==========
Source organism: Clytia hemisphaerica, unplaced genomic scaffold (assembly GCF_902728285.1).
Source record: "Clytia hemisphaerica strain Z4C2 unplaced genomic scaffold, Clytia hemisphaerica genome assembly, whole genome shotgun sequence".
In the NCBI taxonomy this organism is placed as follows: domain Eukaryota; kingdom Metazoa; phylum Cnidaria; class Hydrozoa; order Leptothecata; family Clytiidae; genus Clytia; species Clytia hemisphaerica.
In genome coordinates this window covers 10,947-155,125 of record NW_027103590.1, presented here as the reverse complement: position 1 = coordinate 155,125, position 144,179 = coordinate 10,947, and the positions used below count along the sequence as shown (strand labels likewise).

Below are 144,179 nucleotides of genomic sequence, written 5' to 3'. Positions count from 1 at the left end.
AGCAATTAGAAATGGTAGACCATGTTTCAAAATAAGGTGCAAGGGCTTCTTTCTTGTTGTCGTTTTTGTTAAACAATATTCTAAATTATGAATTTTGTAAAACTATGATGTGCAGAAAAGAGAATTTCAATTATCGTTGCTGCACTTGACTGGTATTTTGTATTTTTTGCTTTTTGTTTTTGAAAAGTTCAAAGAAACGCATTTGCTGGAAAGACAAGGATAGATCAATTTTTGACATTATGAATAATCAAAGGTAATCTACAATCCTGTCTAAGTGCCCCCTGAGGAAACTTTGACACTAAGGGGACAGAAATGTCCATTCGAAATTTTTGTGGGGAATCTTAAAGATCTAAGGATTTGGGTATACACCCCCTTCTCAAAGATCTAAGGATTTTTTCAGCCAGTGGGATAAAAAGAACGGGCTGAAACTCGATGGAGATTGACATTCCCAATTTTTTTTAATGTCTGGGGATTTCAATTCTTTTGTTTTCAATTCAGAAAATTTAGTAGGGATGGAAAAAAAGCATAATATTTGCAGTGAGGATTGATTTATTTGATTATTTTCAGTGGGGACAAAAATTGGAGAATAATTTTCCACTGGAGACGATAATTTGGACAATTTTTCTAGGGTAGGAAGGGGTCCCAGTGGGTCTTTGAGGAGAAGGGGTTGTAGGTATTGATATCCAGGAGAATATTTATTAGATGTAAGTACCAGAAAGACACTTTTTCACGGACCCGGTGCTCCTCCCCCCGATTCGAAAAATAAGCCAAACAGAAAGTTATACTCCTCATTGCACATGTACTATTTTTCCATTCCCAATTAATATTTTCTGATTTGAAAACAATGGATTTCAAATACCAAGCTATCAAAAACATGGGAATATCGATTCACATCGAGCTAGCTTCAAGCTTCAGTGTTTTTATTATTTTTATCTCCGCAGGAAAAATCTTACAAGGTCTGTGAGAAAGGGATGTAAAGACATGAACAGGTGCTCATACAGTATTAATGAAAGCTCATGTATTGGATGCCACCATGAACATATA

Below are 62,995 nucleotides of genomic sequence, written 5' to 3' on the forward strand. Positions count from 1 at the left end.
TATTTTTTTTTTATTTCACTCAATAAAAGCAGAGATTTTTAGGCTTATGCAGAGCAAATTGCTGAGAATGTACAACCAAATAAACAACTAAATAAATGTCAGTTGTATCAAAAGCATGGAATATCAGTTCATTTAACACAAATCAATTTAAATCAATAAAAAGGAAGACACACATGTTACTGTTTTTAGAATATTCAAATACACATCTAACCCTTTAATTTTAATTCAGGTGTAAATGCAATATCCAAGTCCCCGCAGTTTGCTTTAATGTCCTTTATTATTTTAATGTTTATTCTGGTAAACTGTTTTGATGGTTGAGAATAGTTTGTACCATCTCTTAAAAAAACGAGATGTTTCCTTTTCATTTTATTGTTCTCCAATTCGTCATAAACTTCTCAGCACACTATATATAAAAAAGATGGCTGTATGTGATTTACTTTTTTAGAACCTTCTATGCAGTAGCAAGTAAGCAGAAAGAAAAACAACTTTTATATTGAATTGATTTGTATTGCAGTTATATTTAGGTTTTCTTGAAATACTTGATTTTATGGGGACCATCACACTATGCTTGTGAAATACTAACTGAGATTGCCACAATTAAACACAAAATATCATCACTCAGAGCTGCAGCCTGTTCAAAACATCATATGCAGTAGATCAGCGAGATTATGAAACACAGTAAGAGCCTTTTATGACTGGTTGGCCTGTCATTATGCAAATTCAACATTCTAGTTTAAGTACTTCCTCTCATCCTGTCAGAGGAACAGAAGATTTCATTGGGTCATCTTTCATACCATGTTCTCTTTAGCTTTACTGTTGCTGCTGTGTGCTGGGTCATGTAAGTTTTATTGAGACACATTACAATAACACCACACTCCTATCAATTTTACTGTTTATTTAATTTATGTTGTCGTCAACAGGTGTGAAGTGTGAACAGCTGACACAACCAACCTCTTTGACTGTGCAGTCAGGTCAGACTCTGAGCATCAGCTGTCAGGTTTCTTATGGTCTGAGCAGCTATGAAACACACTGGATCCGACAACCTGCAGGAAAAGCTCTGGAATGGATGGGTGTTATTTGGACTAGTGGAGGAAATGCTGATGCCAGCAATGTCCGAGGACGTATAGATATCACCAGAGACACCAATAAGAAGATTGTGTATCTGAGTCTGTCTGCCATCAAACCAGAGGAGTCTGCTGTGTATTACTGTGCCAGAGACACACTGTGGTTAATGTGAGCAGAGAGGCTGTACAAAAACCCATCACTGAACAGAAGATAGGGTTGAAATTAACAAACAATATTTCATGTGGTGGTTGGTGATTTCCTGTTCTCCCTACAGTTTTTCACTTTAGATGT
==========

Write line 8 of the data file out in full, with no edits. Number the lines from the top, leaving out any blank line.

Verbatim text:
TATTTTTTTTTTATTTCACTCAATAAAAGCAGAGATTTTTAGGCTTATGCAGAGCAAATTGCTGAGAATGTACAACCAAATAAACAACTAAATAAATGTCAGTTGTATCAAAAGCATGGAATATCAGTTCATTTAACACAAATCAATTTAAATCAATAAAAAGGAAGACACACATGTTACTGTTTTTAGAATATTCAAATACACATCTAACCCTTTAATTTTAATTCAGGTGTAAATGCAATATCCAAGTCCCCGCAGTTTGCTTTAATGTCCTTTATTATTTTAATGTTTATTCTGGTAAACTGTTTTGATGGTTGAGAATAGTTTGTACCATCTCTTAAAAAAACGAGATGTTTCCTTTTCATTTTATTGTTCTCCAATTCGTCATAAACTTCTCAGCACACTATATATAAAAAAGATGGCTGTATGTGATTTACTTTTTTAGAACCTTCTATGCAGTAGCAAGTAAGCAGAAAGAAAAACAACTTTTATATTGAATTGATTTGTATTGCAGTTATATTTAGGTTTTCTTGAAATACTTGATTTTATGGGGACCATCACACTATGCTTGTGAAATACTAACTGAGATTGCCACAATTAAACACAAAATATCATCACTCAGAGCTGCAGCCTGTTCAAAACATCATATGCAGTAGATCAGCGAGATTATGAAACACAGTAAGAGCCTTTTATGACTGGTTGGCCTGTCATTATGCAAATTCAACATTCTAGTTTAAGTACTTCCTCTCATCCTGTCAGAGGAACAGAAGATTTCATTGGGTCATCTTTCATACCATGTTCTCTTTAGCTTTACTGTTGCTGCTGTGTGCTGGGTCATGTAAGTTTTATTGAGACACATTACAATAACACCACACTCCTATCAATTTTACTGTTTATTTAATTTATGTTGTCGTCAACAGGTGTGAAGTGTGAACAGCTGACACAACCAACCTCTTTGACTGTGCAGTCAGGTCAGACTCTGAGCATCAGCTGTCAGGTTTCTTATGGTCTGAGCAGCTATGAAACACACTGGATCCGACAACCTGCAGGAAAAGCTCTGGAATGGATGGGTGTTATTTGGACTAGTGGAGGAAATGCTGATGCCAGCAATGTCCGAGGACGTATAGATATCACCAGAGACACCAATAAGAAGATTGTGTATCTGAGTCTGTCTGCCATCAAACCAGAGGAGTCTGCTGTGTATTACTGTGCCAGAGACACACTGTGGTTAATGTGAGCAGAGAGGCTGTACAAAAACCCATCACTGAACAGAAGATAGGGTTGAAATTAACAAACAATATTTCATGTGGTGGTTGGTGATTTCCTGTTCTCCCTACAGTTTTTCACTTTAGATGT